- System-wide accessibility should be the goal of the MBTA. To accomplish this the MBTA should replace accordion-style Green Line car doors with sliding doors that are compatible with level boarding. Raise all other station platforms in the Green Line system for level boarding, and order sliding doors in the new Type 9 rolling stock and retrofit all existing Green Line cars. This system-wide change would eliminate the need for time-consuming wheelchair ramps and mobile wheelchair lifts, while speeding up all passenger boarding.
- Station and station area designs must be developed through a formal and interactive community participation process to ensure that they fit into existing neighborhoods and support appropriate future mixed use development. Takings should be minimized to save the state money and to preserve land uses.
- Design for the relocated Lechmere Station should pay particular attention to the East Cambridge Planning Team’s pedestrian-friendly area design ideas and old Lechmere Station re-use suggestions. The terminus at Route 16 should incorporate MGNA’s ideas for minimizing takings.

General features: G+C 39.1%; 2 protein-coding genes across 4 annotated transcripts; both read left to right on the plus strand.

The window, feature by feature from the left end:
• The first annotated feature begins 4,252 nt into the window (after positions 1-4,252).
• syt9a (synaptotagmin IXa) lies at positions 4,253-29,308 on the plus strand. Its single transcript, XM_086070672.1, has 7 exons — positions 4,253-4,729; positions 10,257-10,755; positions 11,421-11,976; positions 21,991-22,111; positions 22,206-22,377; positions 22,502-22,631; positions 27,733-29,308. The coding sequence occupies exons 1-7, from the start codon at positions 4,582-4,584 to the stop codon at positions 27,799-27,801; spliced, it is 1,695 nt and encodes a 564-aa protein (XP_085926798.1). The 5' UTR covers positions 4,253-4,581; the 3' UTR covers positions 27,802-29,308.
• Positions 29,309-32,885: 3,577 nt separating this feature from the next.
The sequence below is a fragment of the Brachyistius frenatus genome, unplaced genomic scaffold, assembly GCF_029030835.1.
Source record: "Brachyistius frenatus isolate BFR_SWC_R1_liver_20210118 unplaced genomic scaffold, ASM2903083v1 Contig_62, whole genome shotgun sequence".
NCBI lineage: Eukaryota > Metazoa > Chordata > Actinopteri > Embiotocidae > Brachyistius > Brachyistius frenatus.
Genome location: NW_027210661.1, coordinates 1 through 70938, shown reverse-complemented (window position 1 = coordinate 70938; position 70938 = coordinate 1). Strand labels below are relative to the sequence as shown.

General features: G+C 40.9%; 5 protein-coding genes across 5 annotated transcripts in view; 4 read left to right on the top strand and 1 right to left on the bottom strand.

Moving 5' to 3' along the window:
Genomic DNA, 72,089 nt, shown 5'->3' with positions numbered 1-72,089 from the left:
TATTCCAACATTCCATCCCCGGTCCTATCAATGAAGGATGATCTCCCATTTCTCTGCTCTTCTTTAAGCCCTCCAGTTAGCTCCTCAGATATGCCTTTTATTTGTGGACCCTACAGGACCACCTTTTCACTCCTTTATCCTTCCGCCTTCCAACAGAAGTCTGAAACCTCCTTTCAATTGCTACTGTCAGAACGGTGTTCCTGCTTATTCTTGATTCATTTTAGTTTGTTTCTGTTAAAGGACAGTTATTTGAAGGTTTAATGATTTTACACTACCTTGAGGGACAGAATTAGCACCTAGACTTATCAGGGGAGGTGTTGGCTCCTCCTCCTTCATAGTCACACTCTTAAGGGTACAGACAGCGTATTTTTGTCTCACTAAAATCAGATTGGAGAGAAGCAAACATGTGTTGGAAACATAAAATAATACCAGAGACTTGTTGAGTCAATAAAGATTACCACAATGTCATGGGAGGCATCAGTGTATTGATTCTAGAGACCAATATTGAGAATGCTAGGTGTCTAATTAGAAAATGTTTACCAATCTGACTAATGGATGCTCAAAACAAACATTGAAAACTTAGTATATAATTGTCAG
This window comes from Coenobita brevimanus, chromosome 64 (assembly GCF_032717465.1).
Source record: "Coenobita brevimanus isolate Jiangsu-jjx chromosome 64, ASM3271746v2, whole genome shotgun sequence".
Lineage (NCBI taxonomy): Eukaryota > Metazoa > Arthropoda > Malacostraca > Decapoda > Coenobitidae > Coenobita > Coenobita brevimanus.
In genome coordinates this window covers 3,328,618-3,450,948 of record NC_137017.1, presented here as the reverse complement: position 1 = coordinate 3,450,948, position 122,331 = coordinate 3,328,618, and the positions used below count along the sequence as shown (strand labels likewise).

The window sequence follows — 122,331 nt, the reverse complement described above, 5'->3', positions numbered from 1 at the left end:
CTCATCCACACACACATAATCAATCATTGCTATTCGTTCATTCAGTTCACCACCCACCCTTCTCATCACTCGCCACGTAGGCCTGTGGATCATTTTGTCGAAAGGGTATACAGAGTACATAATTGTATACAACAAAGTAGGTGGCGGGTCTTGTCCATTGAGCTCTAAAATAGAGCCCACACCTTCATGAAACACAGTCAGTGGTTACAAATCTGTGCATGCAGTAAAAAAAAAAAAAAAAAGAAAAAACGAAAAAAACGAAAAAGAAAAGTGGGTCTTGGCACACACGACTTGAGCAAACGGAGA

- Station design and siting should involve active participation of knowledgeable transportation accessibility advocates to ensure accessibility requirements are adequately addressed.
Community Path Integration & Preservation of Corridor Transit Potential
- Track design and construction should enable adding future stations â between Lechmere and Washington Street / Union Square, between College Avenue and Route 16, and along a future Green Line extension to Porter Square that could serve both Cambridge and Somerville neighborhoods.